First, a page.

The latest eruption at Kilauea Volcano has a new working name.
Volcanologists yesterday said they are calling it the Kamoamoa Fissure Eruption after the area it is located at Kilauea, one of the world’s most active volcanoes.
Kamoamoa, which cracked open Saturday, is continuing to spew out loads of lava and gases. Meanwhile, visitors flock to Hawaii Volcanoes National Park hoping to catch a glimpse of the 2,000-degree glowing, red-orange lava that is shooting 65 feet high. But visitors are being kept far away from the isolated, remote east zone rift where the eruption is taking place.
The Hawaiian Volcanoes Observatory said "vigorous spattering" is occurring from at least two locations along the new vent located between Pu’u ‘O’o and Napau craters. Low-level lava fountains and spattering are feeding several lava flows advancing to the south within the park.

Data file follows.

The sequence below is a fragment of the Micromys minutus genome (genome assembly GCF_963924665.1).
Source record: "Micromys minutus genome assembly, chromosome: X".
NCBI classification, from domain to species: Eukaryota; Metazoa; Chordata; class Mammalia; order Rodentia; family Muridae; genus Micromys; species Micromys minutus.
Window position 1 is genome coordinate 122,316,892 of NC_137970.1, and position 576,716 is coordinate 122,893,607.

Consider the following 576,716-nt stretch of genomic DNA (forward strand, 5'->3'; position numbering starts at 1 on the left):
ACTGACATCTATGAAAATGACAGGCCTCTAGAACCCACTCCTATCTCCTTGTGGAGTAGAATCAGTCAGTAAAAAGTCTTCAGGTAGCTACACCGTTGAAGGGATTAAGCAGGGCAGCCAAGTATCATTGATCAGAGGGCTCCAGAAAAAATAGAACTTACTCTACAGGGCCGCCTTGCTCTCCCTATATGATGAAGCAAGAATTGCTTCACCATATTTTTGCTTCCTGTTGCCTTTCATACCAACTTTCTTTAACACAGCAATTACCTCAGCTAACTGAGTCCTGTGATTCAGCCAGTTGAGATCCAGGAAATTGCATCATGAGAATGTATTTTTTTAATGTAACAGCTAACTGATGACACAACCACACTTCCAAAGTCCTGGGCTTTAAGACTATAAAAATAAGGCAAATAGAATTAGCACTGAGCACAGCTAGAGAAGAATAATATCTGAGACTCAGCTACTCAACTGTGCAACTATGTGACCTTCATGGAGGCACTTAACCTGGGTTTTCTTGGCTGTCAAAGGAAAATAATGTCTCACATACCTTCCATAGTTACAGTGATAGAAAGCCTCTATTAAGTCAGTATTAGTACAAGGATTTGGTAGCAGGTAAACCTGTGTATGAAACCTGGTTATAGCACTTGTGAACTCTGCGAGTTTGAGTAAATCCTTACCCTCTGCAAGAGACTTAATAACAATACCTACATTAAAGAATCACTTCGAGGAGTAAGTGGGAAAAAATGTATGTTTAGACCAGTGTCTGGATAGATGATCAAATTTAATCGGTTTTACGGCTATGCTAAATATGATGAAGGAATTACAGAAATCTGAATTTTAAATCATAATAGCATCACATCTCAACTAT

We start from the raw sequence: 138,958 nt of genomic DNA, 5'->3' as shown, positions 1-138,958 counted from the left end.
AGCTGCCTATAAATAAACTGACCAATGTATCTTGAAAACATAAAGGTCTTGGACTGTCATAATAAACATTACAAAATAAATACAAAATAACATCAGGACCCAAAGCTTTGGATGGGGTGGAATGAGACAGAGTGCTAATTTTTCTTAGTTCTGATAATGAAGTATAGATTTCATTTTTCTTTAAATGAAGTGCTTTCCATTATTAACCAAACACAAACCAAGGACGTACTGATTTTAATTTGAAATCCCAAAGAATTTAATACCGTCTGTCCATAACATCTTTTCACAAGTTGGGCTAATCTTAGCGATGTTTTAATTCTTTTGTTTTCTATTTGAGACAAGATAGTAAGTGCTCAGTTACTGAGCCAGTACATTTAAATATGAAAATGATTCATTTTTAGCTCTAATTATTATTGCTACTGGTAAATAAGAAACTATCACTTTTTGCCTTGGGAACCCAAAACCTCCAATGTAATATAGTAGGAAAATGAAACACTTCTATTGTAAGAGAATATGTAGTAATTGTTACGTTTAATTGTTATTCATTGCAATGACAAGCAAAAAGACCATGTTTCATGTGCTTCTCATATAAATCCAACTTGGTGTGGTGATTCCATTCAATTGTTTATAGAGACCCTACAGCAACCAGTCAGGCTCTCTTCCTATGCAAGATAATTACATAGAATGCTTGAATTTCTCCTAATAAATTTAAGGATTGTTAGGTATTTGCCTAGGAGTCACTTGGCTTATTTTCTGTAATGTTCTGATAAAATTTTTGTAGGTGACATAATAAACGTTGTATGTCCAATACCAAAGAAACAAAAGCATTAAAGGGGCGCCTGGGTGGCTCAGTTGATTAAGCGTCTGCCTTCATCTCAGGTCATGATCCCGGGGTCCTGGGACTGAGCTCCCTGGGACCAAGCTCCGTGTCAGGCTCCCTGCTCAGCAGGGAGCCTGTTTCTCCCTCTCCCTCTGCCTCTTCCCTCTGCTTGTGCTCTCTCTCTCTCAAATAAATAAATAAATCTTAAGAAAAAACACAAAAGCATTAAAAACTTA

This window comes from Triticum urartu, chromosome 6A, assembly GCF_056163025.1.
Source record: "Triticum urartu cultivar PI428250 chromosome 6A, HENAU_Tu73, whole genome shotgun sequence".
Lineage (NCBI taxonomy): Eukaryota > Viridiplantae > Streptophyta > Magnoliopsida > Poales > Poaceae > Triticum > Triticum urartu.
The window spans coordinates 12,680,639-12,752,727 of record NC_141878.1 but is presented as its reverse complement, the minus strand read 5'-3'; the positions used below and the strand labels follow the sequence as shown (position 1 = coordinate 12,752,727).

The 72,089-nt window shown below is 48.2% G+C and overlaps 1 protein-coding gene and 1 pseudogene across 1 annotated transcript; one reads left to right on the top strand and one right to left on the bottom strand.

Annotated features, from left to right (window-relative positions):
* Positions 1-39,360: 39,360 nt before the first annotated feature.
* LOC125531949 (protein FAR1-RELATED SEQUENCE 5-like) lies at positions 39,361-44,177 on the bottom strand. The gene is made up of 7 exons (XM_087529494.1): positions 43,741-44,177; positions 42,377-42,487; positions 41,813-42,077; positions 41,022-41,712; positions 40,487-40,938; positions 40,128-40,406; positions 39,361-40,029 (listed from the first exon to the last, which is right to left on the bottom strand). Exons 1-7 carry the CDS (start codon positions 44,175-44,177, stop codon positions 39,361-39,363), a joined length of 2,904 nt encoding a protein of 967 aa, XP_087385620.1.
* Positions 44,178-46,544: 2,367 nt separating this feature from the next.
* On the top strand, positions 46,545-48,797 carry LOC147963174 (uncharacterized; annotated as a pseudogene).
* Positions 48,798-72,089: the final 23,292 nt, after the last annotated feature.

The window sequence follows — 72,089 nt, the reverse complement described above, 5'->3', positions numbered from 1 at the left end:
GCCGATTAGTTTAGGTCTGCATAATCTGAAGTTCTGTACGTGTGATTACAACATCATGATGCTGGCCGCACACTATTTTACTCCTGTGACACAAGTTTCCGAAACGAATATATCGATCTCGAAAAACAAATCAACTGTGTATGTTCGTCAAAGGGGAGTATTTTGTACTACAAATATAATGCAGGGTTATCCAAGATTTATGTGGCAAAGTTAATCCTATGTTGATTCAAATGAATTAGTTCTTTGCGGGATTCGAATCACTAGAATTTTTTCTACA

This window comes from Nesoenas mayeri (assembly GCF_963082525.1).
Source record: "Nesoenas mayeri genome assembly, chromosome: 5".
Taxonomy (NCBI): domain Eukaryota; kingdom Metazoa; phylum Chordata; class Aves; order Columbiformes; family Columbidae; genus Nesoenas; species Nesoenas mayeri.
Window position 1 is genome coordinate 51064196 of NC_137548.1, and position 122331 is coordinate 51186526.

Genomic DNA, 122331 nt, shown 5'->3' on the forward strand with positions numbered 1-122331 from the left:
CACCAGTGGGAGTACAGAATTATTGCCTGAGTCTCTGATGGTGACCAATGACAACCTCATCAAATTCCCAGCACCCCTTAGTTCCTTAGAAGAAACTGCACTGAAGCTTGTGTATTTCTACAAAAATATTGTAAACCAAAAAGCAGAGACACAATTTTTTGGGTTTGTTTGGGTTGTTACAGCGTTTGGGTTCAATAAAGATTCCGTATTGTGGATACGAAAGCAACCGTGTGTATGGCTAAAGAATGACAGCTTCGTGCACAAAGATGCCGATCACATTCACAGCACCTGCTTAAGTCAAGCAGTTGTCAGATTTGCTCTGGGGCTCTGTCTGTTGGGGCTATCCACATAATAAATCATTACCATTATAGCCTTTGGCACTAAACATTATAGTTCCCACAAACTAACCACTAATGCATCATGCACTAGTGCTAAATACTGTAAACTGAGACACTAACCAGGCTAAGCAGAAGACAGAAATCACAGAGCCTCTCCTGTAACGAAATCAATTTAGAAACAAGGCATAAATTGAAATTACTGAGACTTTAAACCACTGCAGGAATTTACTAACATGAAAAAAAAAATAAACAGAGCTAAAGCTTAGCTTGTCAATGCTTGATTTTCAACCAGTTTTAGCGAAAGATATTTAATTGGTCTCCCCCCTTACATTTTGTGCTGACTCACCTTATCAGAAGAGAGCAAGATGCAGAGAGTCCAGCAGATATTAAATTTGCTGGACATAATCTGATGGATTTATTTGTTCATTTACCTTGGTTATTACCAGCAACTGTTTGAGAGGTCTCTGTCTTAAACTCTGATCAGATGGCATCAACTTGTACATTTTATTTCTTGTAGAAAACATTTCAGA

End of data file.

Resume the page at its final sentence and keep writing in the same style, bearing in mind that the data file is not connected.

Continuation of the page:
Kilauea has been in constant eruption since Jan. 3, 1983. The latest eruption is in the same area of the east rift where it started 28 years ago.
Park ranger Mardie Lane said 2.5 million cubic meters of lava is gushing out of Kamoamoa daily, about five times the amount that was previously coming of the east rift zone. So far, the lava has blanketed about 120 acres.